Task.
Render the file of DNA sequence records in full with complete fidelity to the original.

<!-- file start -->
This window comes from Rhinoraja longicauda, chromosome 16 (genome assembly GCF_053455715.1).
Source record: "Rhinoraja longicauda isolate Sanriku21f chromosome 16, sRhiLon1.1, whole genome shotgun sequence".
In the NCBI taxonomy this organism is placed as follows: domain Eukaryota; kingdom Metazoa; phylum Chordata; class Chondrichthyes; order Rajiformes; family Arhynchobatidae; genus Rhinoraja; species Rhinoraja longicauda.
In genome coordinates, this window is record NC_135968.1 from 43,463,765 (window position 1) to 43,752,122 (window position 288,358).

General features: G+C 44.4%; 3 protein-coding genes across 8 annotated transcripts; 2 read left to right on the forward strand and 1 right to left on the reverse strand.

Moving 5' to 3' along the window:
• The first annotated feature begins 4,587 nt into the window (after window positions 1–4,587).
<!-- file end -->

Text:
This window comes from Rhinoraja longicauda, chromosome 16 (genome assembly GCF_053455715.1).
Source record: "Rhinoraja longicauda isolate Sanriku21f chromosome 16, sRhiLon1.1, whole genome shotgun sequence".
In the NCBI taxonomy this organism is placed as follows: domain Eukaryota; kingdom Metazoa; phylum Chordata; class Chondrichthyes; order Rajiformes; family Arhynchobatidae; genus Rhinoraja; species Rhinoraja longicauda.
In genome coordinates, this window is record NC_135968.1 from 43,463,765 (window position 1) to 43,752,122 (window position 288,358).

General features: G+C 44.4%; 3 protein-coding genes across 8 annotated transcripts; 2 read left to right on the forward strand and 1 right to left on the reverse strand.

Moving 5' to 3' along the window:
• The first annotated feature begins 4,587 nt into the window (after window positions 1–4,587).